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quite often, i once was setting up a hearing, i called someone and said, who will be the witness? they said deputy undersecretary. i said i do not know titles, who is this guy? he said, the highest level where they still know anything. you and i are now above that level. [laughter] so, i really think it is important that you would be the ultimate judge and whether things are working. dr. hayden: i can assure you, inator, that at this point my discussions with mr. barton who is the new cio and a permanent appointment, that have been part of the difficulty that they had had several different chief information officers, that in our discussion, he was able
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to explain things to me from security needs to storage and everything in a way that i could repeat it and actually knew what he was saying. that i worked with i.t. professionals for a number of years on very different -- difficult projects. test, if they can explain it and also make you understand and if i can get on the website or whenever function that is being presented and do well, that is a good sign. >> thank you for your testimony. security is going to be more important going forward, and copyrights as well as the digital totalization -- digitization. i appreciate you coming by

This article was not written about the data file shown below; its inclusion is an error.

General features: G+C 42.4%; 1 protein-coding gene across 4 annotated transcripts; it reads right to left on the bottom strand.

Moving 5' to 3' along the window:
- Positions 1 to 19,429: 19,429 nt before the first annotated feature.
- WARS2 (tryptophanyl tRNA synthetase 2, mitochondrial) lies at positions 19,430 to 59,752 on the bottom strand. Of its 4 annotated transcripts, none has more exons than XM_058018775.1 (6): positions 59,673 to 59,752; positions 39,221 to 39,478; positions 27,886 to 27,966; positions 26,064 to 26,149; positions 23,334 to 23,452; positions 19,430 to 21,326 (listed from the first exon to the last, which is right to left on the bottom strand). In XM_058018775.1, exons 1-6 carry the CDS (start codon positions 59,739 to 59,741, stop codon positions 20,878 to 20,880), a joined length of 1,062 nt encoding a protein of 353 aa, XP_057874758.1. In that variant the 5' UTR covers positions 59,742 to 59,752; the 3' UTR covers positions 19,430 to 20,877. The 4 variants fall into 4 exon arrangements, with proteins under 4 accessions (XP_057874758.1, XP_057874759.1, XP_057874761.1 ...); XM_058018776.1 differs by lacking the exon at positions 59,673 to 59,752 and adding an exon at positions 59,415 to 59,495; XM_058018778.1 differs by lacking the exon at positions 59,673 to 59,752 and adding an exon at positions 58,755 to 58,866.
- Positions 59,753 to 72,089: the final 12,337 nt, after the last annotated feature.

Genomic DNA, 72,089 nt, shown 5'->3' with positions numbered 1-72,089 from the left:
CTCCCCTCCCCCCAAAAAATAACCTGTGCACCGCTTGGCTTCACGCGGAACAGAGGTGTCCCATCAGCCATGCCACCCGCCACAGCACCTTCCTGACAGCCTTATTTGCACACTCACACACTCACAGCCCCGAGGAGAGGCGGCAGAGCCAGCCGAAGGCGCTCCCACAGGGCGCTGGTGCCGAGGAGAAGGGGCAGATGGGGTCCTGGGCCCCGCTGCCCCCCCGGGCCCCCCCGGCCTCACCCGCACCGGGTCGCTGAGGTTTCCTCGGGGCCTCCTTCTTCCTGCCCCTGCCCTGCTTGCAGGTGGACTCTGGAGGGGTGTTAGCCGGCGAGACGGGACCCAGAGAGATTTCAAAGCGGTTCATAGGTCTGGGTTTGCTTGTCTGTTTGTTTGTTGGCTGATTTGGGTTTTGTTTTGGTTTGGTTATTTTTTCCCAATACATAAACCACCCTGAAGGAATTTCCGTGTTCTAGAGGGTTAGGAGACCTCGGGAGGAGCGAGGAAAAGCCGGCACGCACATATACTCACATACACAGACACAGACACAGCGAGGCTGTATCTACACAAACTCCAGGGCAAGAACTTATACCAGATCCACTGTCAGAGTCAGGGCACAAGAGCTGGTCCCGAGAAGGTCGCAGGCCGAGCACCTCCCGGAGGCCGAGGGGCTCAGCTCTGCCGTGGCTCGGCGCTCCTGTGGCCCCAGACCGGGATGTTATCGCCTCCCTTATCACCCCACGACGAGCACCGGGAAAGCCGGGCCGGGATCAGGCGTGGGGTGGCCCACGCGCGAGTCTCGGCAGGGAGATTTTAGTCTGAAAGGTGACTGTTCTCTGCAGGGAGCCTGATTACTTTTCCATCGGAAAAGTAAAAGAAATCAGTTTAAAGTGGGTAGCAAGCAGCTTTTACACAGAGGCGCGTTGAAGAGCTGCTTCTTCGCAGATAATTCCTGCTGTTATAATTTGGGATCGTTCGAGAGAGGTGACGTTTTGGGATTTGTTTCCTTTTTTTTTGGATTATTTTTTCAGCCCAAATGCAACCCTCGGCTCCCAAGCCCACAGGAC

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the office not too long ago and having a good visit to our visit i also want to give a shout out to your mom. that makes her very special. you are special but she is very special. we touched on a few of these things. there has been a lot talk about the copyright and the challenges there, but besides the copyright, what would be your biggest priorities, what you see as the biggest challenges with the job as you come in? dr. hayden: thank you, and especially for the shout out to helena. my mom was very thrilled when i put the pin on the arkansas state for her. one of the biggest challenges now that the technology
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's 60 -- andre and securing that base, the copyright and congressional research service has i.t. needs as well, will be to bring the leadership team and the wonderful staff members at the library of congress together with the shared vision and to work as a team together to advance. sometimes, as you probably know with larger organizations that have these specialized aspects, it is hard to get out of the silo effect, and the challenge but also the one that has one of the greatest rewards of any -- how do i put it?